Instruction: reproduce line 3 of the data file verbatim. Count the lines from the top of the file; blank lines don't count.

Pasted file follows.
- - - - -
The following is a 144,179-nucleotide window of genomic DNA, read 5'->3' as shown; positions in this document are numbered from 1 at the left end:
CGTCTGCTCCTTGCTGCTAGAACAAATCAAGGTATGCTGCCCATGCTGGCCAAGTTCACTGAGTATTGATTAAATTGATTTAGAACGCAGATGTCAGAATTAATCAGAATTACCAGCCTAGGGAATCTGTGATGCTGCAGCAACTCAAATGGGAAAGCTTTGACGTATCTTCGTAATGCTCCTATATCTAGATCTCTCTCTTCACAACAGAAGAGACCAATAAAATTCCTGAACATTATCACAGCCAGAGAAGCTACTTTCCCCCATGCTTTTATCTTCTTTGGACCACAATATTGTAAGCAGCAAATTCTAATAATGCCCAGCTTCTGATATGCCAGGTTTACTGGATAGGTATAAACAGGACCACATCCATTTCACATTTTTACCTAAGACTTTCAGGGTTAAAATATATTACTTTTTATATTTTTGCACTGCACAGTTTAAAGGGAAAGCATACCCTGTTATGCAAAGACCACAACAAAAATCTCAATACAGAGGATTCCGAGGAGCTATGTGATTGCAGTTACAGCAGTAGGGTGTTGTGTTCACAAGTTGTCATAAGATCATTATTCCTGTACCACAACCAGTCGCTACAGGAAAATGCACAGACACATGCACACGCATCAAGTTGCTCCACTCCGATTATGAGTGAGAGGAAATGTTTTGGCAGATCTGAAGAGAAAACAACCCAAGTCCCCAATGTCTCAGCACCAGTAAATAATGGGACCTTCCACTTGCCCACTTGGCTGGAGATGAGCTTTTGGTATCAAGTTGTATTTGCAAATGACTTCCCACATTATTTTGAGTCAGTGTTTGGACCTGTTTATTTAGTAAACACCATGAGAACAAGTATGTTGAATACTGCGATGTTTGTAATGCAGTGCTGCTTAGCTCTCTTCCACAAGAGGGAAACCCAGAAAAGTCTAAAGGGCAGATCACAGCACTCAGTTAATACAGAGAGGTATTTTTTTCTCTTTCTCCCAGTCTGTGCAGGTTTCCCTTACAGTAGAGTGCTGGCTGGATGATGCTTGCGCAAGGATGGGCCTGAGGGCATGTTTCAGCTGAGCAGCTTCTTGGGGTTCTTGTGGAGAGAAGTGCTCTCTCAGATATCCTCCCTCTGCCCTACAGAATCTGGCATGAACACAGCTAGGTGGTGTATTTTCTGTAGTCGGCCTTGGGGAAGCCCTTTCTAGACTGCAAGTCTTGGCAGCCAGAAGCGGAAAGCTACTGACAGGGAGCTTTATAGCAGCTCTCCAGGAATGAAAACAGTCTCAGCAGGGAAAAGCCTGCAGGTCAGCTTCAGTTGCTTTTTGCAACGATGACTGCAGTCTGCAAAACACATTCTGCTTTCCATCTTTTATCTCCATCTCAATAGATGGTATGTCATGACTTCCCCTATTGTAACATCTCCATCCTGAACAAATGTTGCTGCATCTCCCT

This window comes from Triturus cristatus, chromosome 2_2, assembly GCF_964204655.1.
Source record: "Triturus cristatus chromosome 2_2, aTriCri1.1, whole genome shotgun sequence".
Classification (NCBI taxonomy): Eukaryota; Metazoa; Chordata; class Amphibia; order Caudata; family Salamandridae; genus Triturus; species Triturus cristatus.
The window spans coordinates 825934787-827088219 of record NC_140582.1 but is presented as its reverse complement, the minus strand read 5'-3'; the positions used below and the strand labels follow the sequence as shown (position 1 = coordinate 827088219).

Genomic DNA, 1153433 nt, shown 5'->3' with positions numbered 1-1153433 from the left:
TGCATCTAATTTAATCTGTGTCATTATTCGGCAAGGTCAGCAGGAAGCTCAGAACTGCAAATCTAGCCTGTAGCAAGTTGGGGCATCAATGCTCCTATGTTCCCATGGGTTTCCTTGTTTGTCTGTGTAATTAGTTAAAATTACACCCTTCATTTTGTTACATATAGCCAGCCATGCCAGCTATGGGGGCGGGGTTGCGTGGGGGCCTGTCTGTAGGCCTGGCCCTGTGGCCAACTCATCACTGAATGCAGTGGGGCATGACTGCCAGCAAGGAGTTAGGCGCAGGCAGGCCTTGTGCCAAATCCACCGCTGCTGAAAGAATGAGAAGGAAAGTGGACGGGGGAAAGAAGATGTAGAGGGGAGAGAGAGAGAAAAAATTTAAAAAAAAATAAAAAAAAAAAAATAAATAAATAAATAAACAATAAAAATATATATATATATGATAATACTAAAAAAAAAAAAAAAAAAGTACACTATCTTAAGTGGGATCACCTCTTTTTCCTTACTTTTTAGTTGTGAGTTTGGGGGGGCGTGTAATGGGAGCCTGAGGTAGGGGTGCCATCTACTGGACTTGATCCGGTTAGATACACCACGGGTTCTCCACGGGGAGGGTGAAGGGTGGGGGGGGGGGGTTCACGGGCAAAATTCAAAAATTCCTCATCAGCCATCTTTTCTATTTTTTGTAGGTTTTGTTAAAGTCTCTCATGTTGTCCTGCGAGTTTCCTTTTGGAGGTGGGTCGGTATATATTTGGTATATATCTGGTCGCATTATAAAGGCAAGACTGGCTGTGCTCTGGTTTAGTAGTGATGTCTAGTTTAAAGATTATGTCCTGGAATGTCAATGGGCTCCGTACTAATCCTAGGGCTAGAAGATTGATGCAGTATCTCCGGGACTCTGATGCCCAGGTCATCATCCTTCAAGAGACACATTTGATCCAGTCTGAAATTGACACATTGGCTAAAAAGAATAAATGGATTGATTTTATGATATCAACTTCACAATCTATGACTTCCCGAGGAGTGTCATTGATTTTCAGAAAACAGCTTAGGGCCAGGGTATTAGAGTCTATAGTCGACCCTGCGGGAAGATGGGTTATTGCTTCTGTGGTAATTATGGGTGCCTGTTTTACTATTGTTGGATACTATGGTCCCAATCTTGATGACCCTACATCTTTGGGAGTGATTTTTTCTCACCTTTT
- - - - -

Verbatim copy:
This window comes from Triturus cristatus, chromosome 2_2, assembly GCF_964204655.1.